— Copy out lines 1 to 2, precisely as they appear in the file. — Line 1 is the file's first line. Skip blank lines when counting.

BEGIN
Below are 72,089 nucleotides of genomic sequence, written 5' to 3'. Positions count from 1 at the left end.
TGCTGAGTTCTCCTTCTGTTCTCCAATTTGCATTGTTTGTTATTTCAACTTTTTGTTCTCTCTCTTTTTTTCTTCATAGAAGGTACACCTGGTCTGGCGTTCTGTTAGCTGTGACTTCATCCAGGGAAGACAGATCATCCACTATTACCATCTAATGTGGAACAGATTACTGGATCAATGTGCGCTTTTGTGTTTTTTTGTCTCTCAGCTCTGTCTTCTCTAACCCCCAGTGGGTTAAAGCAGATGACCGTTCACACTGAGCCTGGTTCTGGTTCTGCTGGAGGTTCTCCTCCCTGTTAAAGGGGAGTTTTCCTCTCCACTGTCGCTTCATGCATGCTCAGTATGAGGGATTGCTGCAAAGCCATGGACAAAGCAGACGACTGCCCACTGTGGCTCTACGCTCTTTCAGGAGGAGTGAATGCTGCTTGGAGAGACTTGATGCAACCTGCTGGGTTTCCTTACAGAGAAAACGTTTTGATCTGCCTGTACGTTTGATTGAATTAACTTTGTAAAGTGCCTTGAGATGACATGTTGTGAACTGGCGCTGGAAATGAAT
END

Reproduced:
Below are 72,089 nucleotides of genomic sequence, written 5' to 3'. Positions count from 1 at the left end.
TGCTGAGTTCTCCTTCTGTTCTCCAATTTGCATTGTTTGTTATTTCAACTTTTTGTTCTCTCTCTTTTTTTCTTCATAGAAGGTACACCTGGTCTGGCGTTCTGTTAGCTGTGACTTCATCCAGGGAAGACAGATCATCCACTATTACCATCTAATGTGGAACAGATTACTGGATCAATGTGCGCTTTTGTGTTTTTTTGTCTCTCAGCTCTGTCTTCTCTAACCCCCAGTGGGTTAAAGCAGATGACCGTTCACACTGAGCCTGGTTCTGGTTCTGCTGGAGGTTCTCCTCCCTGTTAAAGGGGAGTTTTCCTCTCCACTGTCGCTTCATGCATGCTCAGTATGAGGGATTGCTGCAAAGCCATGGACAAAGCAGACGACTGCCCACTGTGGCTCTACGCTCTTTCAGGAGGAGTGAATGCTGCTTGGAGAGACTTGATGCAACCTGCTGGGTTTCCTTACAGAGAAAACGTTTTGATCTGCCTGTACGTTTGATTGAATTAACTTTGTAAAGTGCCTTGAGATGACATGTTGTGAACTGGCGCTGGAAATGAAT